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War And Peace 203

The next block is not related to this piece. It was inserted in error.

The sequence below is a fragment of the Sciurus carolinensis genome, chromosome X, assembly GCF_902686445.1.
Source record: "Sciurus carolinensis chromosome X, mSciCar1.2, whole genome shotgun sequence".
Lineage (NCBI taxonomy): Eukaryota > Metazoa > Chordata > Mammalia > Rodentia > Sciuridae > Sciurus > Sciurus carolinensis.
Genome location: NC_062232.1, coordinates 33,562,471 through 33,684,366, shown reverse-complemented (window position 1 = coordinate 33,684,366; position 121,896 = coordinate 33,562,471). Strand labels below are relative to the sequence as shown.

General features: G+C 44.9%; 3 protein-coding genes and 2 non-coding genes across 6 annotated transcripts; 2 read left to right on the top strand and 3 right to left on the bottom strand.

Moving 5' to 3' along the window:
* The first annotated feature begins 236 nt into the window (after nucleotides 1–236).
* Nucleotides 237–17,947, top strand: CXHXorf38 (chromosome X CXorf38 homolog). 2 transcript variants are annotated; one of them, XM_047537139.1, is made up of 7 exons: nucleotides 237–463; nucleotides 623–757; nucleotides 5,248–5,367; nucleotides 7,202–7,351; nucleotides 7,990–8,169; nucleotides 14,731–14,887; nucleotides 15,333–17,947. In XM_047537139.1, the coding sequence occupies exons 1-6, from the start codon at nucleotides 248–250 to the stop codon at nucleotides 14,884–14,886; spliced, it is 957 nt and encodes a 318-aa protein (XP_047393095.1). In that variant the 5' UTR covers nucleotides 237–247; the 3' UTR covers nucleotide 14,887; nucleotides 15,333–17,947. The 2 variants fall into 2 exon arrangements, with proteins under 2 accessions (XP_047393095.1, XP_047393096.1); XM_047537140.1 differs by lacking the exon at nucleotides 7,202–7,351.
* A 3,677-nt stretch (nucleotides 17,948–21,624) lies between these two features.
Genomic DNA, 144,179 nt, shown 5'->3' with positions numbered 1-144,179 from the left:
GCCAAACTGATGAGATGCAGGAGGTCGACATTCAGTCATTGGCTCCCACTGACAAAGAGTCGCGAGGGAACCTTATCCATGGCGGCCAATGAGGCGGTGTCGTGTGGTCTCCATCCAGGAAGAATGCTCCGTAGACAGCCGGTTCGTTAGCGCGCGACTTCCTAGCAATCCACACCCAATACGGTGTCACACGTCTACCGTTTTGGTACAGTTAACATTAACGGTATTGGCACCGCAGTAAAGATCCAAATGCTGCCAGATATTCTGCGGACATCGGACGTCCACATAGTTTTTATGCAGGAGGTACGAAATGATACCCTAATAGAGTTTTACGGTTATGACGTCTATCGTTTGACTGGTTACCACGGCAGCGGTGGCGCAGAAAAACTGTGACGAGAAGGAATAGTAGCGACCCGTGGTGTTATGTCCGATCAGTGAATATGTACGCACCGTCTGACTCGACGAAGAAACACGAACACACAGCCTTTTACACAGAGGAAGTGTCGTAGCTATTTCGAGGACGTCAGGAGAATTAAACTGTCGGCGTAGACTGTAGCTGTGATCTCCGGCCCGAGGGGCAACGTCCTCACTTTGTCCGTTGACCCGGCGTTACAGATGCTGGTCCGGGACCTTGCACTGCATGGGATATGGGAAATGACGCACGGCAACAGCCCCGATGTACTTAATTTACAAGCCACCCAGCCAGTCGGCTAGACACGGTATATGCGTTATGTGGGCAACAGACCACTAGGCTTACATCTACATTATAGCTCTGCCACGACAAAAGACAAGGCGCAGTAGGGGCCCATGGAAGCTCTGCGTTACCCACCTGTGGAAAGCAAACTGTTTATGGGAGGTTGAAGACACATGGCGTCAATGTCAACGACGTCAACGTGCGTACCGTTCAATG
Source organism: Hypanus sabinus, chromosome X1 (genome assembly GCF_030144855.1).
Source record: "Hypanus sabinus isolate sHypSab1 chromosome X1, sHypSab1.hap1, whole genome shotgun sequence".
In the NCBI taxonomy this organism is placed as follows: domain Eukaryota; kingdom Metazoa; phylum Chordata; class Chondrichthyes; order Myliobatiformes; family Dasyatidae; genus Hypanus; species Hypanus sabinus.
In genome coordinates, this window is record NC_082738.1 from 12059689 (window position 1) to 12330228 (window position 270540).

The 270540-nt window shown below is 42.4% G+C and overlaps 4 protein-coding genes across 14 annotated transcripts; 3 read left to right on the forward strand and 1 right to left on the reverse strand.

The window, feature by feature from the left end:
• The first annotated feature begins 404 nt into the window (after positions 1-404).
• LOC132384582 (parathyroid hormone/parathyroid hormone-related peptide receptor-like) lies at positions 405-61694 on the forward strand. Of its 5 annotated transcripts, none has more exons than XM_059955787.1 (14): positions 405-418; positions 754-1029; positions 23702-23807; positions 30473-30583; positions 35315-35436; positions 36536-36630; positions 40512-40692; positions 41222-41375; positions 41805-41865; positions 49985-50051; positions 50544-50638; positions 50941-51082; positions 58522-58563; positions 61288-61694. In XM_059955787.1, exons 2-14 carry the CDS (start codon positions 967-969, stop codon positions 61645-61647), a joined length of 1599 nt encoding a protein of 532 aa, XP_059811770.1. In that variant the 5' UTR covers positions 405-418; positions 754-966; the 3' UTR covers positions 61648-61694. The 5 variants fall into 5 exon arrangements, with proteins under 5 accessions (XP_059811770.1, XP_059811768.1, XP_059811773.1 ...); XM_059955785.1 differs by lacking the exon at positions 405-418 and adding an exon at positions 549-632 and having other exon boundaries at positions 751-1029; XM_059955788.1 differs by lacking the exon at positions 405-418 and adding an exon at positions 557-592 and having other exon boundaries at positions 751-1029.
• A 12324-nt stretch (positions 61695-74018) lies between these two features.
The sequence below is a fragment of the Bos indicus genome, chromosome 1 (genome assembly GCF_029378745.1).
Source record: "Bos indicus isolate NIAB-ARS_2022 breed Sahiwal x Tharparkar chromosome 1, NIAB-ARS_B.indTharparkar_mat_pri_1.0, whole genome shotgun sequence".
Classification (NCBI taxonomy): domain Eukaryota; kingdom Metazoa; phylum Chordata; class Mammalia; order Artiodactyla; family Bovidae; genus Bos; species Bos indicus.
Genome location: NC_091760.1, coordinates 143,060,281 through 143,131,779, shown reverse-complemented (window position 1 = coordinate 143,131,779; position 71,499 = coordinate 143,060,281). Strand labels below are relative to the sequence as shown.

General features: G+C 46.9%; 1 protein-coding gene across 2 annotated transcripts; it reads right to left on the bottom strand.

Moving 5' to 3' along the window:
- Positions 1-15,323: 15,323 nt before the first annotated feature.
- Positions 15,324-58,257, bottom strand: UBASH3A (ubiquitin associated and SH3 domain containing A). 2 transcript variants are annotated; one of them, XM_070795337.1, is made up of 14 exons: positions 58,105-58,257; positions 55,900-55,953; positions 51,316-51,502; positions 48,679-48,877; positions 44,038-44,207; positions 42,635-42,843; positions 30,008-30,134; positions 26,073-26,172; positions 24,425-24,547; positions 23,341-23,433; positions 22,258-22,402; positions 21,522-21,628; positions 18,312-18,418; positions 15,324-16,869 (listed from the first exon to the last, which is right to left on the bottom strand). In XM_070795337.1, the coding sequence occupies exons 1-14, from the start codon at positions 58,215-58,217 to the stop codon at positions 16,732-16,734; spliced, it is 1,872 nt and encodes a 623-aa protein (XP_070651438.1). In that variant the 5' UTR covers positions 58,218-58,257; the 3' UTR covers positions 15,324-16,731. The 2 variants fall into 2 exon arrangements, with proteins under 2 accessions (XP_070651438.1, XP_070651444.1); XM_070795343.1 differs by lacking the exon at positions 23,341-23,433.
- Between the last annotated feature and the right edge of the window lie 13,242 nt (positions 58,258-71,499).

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his wife, the valet, and a peasant woman selling Torzhok embroidery came into the room offering their services. Without changing his careless attitude, Pierre looked at them over his spectacles unable to understand what they wanted or how they could go on living without having solved the problems that so absorbed him. He had been engrossed by the same thoughts ever since the day he returned from Sokolniki after the duel and had spent that first agonizing, sleepless night. But now, in the solitude of the journey, they seized him with special force. No matter what he thought about, he always returned to these same questions which he could not solve and yet could not cease to ask himself. It was as if the thread of the chief screw which held his life together were stripped, so that the screw could not get in or out, but went on turning uselessly in the same place. The postmaster came in and began obsequiously to beg his excellency to wait only two hours, when, come what might, he would let his excellency have the courier horses. It was plain that he was lying and only wanted to get more money from the traveler. "Is this good or bad?" Pierre asked himself. "It is good for me, bad for another traveler, and for himself its unavoidable, because he needs money for food; the man said an officer had once given him a thrashing for letting a private traveler have the courier horses. But the officer thrashed him because he had to get on as quickly as possible. And I," continued Pierre, "shot Dolokhov because I considered myself injured, and Louis XVI was executed because they considered him a criminal, and a year later they executed those who executed him--also for some reason. What is bad? What is good? What should one love and what hate? What does one live for? And what am I? What is life, and what is death? What power governs all?" There was no answer to any of these questions, except one, and that not a logical answer and not at all a reply to them. The answer was: "Youll die and all will end. Youll die and know all, or cease asking." But dying was also dreadful. The Torzhok peddler woman, in a whining voice, went on offering her wares, especially a pair of goatskin slippers. "I have hundreds of rubles I dont know what to do with, and she stands in her tattered cloak looking timidly at me," he thought. "And what does she want the money for? As if that money could add a hairs breadth to happiness or peace of mind. Can anything in the world make her or me less a prey to evil and death?--death which ends all and must come today or tomorrow--at any rate, in an instant as compared with eternity." And again he twisted the screw with the stripped thread, and again it turned uselessly in the same place. His servant handed him a half-cut novel, in the form of letters, by Madame de Souza. He began reading about the sufferings and virtuous struggles of a certain Emilie de Mansfeld. "And why did she resist her seducer when she loved him?" he thought. "God could not have put into her heart an impulse that was against His will. My wife--as she once was--did not struggle, and perhaps she was right. Nothing has been found out, nothing discovered," Pierre again said to himself. "All we can know is that we know nothing. And thats the height of human wisdom." Everything within and around him seemed confused, senseless, and repellent. Yet in this very repugnance to all his circumstances Pierre found a kind of tantalizing satisfaction. "I make bold to ask your excellency to move a little for this gentleman," said the postmaster, entering the room followed by another traveler, also detained for lack of horses. The newcomer was a short, large-boned, yellow-faced, wrinkled old man, with gray bushy eyebrows overhanging bright eyes of an indefinite grayish color. Pierre took his feet off the table, stood up, and lay down on a bed that had been got ready for him, glancing now and then at the newcomer, who, with a gloomy and tired face, was wearily taking off his wraps with the aid of his servant, and not looking at Pierre. With a pair of felt boots on his thin bony legs, and keeping on a worn, nankeen-covered, sheepskin coat, the traveler sat down on the sofa, leaned back his big head with its broad temples and close-cropped hair, and

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